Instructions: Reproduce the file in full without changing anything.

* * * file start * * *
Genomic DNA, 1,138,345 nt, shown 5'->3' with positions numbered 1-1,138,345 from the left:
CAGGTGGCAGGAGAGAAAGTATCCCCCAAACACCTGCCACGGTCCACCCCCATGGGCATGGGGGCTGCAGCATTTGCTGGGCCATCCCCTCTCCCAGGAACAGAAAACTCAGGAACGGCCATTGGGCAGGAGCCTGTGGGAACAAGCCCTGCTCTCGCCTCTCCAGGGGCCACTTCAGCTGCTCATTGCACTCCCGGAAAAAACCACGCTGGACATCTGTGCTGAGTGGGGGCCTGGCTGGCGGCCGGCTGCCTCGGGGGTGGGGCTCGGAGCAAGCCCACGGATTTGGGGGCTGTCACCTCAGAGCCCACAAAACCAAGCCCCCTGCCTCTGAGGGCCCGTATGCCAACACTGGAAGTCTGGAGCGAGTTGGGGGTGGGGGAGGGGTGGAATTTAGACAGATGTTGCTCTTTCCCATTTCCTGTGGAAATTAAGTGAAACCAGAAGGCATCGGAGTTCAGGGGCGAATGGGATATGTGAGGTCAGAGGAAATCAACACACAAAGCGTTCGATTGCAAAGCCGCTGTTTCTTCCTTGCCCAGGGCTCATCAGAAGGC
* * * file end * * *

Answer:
Genomic DNA, 1,138,345 nt, shown 5'->3' with positions numbered 1-1,138,345 from the left:
CAGGTGGCAGGAGAGAAAGTATCCCCCAAACACCTGCCACGGTCCACCCCCATGGGCATGGGGGCTGCAGCATTTGCTGGGCCATCCCCTCTCCCAGGAACAGAAAACTCAGGAACGGCCATTGGGCAGGAGCCTGTGGGAACAAGCCCTGCTCTCGCCTCTCCAGGGGCCACTTCAGCTGCTCATTGCACTCCCGGAAAAAACCACGCTGGACATCTGTGCTGAGTGGGGGCCTGGCTGGCGGCCGGCTGCCTCGGGGGTGGGGCTCGGAGCAAGCCCACGGATTTGGGGGCTGTCACCTCAGAGCCCACAAAACCAAGCCCCCTGCCTCTGAGGGCCCGTATGCCAACACTGGAAGTCTGGAGCGAGTTGGGGGTGGGGGAGGGGTGGAATTTAGACAGATGTTGCTCTTTCCCATTTCCTGTGGAAATTAAGTGAAACCAGAAGGCATCGGAGTTCAGGGGCGAATGGGATATGTGAGGTCAGAGGAAATCAACACACAAAGCGTTCGATTGCAAAGCCGCTGTTTCTTCCTTGCCCAGGGCTCATCAGAAGGC